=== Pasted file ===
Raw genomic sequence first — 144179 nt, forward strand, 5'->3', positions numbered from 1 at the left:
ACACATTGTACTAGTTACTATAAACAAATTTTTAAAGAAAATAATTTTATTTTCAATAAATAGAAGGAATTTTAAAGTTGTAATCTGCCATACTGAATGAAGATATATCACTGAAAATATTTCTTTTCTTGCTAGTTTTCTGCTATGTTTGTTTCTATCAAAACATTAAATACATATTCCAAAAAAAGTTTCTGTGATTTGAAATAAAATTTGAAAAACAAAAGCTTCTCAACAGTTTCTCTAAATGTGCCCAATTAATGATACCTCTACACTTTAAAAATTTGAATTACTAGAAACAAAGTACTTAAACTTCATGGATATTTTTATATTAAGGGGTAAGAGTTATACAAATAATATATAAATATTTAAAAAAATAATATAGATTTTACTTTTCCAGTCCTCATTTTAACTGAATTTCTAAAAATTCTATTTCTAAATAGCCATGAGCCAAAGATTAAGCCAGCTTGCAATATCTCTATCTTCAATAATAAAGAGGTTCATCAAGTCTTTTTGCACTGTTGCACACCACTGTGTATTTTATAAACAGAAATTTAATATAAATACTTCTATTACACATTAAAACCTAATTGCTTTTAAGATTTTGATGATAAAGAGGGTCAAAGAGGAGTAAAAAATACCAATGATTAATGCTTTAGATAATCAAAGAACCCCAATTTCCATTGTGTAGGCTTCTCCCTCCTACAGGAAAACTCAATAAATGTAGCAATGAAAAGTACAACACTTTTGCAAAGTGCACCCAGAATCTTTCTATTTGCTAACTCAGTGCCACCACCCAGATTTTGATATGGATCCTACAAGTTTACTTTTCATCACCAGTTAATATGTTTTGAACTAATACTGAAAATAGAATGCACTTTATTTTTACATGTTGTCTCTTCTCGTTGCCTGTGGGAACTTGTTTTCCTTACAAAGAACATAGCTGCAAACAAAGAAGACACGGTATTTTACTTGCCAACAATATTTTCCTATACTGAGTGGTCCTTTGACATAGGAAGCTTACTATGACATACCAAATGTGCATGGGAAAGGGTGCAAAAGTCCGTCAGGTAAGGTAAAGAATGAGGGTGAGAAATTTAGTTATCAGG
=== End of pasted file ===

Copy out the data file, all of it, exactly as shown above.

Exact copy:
Raw genomic sequence first — 144179 nt, forward strand, 5'->3', positions numbered from 1 at the left:
ACACATTGTACTAGTTACTATAAACAAATTTTTAAAGAAAATAATTTTATTTTCAATAAATAGAAGGAATTTTAAAGTTGTAATCTGCCATACTGAATGAAGATATATCACTGAAAATATTTCTTTTCTTGCTAGTTTTCTGCTATGTTTGTTTCTATCAAAACATTAAATACATATTCCAAAAAAAGTTTCTGTGATTTGAAATAAAATTTGAAAAACAAAAGCTTCTCAACAGTTTCTCTAAATGTGCCCAATTAATGATACCTCTACACTTTAAAAATTTGAATTACTAGAAACAAAGTACTTAAACTTCATGGATATTTTTATATTAAGGGGTAAGAGTTATACAAATAATATATAAATATTTAAAAAAATAATATAGATTTTACTTTTCCAGTCCTCATTTTAACTGAATTTCTAAAAATTCTATTTCTAAATAGCCATGAGCCAAAGATTAAGCCAGCTTGCAATATCTCTATCTTCAATAATAAAGAGGTTCATCAAGTCTTTTTGCACTGTTGCACACCACTGTGTATTTTATAAACAGAAATTTAATATAAATACTTCTATTACACATTAAAACCTAATTGCTTTTAAGATTTTGATGATAAAGAGGGTCAAAGAGGAGTAAAAAATACCAATGATTAATGCTTTAGATAATCAAAGAACCCCAATTTCCATTGTGTAGGCTTCTCCCTCCTACAGGAAAACTCAATAAATGTAGCAATGAAAAGTACAACACTTTTGCAAAGTGCACCCAGAATCTTTCTATTTGCTAACTCAGTGCCACCACCCAGATTTTGATATGGATCCTACAAGTTTACTTTTCATCACCAGTTAATATGTTTTGAACTAATACTGAAAATAGAATGCACTTTATTTTTACATGTTGTCTCTTCTCGTTGCCTGTGGGAACTTGTTTTCCTTACAAAGAACATAGCTGCAAACAAAGAAGACACGGTATTTTACTTGCCAACAATATTTTCCTATACTGAGTGGTCCTTTGACATAGGAAGCTTACTATGACATACCAAATGTGCATGGGAAAGGGTGCAAAAGTCCGTCAGGTAAGGTAAAGAATGAGGGTGAGAAATTTAGTTATCAGG